Editorial

Iran Crisis Shows Why Trump’s Lies Matter

June 21, 2019

By Arturo Castañares / Publisher and CEO

The US is facing rising tensions with Iran that could lead us down the road to war, but some question how much we can believe coming from Donald Trump after more than two years of his lies and bombastic rhetoric.

A serious situation like dealing with a hostile foreign regime is always difficult for a US President, especially an untested one like Trump.

A young John F. Kennedy was tested in his second year in office during the Cuban missile crisis in 1962 when Russia parked nuclear missiles just 90 miles from Florida. Kennedy had to deal with Nikita Khrushchev, who eventually backed down.

When Ronald Reagan faced the Russians in the 1980s, the two largest militaries in the world carried on an arms race that eventually led to the fall of the Soviet Union. Reagan’s credibility helped him
build support among Americans that ended the Cold War without a shot having been fired.

And back in 1941, it was Franklin Delano Roosevelt that kept the US out of World War II until Japan attacked Pearl Harbor and left us no choice but to engage. FDR rallied the American public behind the biggest military buildup in history.

In escalating military situations like these, one of the most important factors that determine the outcome is whether our adversities and the public can trust what the President says.

When the US was moving toward military action against Iraq in 1991, then-President George H.W. Bush worked with the United Nations to build international support to authorize an invasion to liberate Kuwait.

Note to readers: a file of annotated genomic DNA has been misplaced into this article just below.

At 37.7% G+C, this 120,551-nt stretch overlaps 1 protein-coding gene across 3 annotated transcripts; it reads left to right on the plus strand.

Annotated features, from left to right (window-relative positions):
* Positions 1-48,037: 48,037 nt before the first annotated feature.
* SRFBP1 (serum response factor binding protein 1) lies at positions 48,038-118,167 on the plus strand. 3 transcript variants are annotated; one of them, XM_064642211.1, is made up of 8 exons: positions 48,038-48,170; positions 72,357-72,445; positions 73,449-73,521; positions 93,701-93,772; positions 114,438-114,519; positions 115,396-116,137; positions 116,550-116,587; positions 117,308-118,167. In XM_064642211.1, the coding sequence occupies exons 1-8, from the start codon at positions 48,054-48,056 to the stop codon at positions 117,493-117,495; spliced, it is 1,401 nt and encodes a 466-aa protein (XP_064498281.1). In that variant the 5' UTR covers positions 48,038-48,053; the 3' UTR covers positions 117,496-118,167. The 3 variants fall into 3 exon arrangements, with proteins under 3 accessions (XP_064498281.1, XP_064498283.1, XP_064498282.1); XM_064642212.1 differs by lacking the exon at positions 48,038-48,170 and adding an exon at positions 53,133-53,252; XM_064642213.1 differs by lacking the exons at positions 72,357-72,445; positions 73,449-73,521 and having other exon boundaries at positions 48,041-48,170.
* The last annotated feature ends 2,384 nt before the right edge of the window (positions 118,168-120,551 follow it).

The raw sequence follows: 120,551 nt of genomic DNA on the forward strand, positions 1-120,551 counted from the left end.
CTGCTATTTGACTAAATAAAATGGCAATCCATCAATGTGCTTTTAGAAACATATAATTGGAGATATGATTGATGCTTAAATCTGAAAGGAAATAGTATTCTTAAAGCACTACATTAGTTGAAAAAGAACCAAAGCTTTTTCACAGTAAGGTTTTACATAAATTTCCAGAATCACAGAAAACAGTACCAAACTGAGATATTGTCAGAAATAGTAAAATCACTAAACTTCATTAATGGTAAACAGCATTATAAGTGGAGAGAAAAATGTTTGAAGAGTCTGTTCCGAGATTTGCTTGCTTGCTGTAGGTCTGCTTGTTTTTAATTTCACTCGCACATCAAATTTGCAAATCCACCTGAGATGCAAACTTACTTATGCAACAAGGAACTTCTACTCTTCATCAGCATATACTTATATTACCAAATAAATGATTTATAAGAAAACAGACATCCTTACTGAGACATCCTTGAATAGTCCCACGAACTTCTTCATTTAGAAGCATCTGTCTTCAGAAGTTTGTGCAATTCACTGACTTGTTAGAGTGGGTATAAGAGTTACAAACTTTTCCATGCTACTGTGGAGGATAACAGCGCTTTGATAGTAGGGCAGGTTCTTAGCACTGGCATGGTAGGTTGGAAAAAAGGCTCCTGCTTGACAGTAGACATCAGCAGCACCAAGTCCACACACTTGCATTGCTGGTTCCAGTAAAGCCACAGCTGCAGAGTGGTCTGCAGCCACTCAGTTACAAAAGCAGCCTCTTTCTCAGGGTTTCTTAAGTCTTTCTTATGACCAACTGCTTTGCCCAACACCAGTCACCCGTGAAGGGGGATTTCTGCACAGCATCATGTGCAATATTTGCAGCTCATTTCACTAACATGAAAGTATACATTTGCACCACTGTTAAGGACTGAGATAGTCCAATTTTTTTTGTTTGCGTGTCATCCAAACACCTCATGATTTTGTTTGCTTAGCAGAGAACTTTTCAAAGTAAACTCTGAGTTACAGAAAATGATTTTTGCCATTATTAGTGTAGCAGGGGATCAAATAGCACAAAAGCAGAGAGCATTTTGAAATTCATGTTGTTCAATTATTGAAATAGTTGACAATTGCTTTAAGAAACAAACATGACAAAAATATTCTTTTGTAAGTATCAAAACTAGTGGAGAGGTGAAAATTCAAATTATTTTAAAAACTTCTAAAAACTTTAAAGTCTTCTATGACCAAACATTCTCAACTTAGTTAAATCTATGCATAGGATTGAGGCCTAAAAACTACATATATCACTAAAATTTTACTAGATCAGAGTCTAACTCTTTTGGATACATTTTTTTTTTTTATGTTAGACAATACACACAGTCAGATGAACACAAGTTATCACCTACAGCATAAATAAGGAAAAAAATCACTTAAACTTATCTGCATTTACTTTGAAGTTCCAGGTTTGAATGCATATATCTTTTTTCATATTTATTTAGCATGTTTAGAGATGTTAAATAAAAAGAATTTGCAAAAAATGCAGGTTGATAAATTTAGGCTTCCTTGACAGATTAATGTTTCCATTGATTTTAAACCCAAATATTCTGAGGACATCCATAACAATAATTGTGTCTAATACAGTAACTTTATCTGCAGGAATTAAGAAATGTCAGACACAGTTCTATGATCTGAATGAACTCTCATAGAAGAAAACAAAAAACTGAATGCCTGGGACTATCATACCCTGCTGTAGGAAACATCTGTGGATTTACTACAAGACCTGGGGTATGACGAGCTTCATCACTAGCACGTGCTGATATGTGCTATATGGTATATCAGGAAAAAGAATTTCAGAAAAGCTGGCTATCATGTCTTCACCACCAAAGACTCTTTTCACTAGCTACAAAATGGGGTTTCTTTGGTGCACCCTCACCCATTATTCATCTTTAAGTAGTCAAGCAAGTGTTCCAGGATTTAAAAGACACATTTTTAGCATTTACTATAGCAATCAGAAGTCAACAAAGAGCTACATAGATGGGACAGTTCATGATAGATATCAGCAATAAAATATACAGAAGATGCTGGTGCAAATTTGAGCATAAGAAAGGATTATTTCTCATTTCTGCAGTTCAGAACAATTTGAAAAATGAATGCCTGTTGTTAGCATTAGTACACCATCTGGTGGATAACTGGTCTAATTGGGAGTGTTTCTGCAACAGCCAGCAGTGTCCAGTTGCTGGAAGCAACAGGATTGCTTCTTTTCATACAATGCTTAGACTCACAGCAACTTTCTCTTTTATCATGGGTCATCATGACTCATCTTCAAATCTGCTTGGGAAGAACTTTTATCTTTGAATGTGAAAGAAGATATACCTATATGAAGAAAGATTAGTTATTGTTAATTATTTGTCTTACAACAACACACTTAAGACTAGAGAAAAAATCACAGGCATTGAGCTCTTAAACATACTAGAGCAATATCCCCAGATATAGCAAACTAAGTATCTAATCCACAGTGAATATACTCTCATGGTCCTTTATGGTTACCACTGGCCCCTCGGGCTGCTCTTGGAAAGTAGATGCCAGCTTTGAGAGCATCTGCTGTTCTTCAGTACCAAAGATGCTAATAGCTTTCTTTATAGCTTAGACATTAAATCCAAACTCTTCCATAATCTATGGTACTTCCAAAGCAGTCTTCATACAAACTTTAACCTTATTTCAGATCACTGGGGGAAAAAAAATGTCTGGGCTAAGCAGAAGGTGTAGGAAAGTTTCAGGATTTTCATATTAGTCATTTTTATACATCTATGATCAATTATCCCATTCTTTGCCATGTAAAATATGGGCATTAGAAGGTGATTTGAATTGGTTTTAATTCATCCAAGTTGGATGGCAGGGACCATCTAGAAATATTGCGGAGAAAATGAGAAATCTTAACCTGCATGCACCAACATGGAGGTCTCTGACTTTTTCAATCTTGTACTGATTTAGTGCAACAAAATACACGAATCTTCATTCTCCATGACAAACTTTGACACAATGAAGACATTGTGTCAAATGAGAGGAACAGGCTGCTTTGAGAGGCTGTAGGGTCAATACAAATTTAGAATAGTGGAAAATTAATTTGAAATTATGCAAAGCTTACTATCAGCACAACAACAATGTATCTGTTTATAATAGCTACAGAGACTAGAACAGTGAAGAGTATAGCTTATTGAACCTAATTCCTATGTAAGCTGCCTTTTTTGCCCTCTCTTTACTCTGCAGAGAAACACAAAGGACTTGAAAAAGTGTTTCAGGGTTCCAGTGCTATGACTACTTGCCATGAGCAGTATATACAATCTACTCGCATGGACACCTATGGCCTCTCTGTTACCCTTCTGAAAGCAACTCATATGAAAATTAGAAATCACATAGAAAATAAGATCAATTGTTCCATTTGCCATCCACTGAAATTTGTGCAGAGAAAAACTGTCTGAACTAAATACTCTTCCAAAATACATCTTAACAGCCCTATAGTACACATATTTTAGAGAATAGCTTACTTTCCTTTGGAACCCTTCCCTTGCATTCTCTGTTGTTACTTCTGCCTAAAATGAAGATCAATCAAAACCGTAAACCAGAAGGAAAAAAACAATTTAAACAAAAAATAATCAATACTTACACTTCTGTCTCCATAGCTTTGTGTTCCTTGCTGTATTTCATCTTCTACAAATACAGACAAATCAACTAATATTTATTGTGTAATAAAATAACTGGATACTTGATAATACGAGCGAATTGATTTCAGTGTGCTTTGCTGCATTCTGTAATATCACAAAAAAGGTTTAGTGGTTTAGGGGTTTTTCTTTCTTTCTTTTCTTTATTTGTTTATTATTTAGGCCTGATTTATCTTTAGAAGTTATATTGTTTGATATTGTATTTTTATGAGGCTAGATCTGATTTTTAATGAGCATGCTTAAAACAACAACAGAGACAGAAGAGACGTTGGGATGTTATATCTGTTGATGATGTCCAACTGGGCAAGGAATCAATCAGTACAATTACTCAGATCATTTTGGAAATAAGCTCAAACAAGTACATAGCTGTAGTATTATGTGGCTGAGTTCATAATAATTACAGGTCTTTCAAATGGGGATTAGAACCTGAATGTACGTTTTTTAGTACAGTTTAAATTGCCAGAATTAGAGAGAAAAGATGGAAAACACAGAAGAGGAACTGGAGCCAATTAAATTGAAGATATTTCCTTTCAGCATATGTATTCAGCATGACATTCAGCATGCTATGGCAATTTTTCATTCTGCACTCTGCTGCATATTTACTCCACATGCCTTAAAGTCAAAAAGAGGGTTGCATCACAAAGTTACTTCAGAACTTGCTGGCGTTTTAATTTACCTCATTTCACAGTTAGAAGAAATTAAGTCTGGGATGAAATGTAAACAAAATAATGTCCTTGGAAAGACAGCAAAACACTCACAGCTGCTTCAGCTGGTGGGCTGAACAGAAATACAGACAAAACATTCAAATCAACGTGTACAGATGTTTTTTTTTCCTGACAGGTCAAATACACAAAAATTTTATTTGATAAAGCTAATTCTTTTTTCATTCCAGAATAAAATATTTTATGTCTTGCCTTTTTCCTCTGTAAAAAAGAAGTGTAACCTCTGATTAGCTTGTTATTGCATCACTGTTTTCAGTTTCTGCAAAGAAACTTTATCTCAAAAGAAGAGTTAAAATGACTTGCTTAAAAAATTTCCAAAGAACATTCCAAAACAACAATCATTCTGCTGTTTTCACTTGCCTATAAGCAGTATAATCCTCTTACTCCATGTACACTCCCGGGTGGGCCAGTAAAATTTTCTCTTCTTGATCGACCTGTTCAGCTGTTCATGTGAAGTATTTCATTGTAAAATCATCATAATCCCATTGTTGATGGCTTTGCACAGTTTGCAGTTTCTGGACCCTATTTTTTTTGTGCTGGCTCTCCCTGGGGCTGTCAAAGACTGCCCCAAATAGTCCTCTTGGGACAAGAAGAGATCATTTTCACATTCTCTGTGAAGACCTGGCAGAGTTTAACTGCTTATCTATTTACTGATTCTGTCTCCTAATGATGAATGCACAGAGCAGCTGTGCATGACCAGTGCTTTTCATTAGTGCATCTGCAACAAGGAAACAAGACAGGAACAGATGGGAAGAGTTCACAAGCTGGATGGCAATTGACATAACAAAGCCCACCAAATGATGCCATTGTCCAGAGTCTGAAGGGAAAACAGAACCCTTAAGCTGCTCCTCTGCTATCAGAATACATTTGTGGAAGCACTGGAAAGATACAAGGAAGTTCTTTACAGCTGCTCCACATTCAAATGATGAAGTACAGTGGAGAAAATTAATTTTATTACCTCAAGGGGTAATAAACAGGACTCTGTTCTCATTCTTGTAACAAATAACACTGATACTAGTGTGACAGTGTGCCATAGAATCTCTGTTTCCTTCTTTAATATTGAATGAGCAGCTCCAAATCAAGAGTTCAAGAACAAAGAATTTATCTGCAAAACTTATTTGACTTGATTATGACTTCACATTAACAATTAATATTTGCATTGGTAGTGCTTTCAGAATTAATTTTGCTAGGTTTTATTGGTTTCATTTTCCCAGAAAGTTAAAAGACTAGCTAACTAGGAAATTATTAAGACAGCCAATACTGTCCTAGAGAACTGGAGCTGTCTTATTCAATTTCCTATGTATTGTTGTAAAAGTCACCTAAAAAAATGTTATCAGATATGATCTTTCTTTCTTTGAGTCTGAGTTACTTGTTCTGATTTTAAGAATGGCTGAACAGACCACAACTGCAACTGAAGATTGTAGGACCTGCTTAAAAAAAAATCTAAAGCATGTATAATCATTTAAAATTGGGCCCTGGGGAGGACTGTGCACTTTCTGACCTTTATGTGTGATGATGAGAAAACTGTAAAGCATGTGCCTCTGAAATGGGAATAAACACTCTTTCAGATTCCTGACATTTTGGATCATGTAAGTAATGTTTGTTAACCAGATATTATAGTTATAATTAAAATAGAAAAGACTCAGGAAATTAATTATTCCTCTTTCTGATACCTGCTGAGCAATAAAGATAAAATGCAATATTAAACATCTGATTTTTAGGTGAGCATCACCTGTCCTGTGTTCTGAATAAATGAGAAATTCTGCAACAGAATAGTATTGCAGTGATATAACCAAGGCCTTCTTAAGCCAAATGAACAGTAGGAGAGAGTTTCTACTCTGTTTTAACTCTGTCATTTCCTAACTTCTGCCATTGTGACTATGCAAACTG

Bush sought and received the support of 35 member countries that participated in what became known as Operation Desert Storm, the largest military buildup since World War II.

The public and foreign governments trusted when Bush and others argued that the World was compelled to act to protect the sovereignty of a member state, Kuwait, from a lawless invasion.

By contrast, in 2003 when George W. Bush assembled forced to invade Iraq for a second time, some questioned the claims that Saddam Hussein was a threat and had amassed weapons of mass destruction.

Although a UN Security Council resolution had been passed declaring that Hussein was in breach of previous resolutions, counties including France, Canada, Germany, and New Zealand were still opposed to invading Iraq.

But, George Bush and his advisors continued to push the narrative that Iraq was a danger to the world and provided a safe-haven for terrorist. They also claimed, without evidence, that Hussein had been involved in supporting the terrorists that attacked the US on September 11th.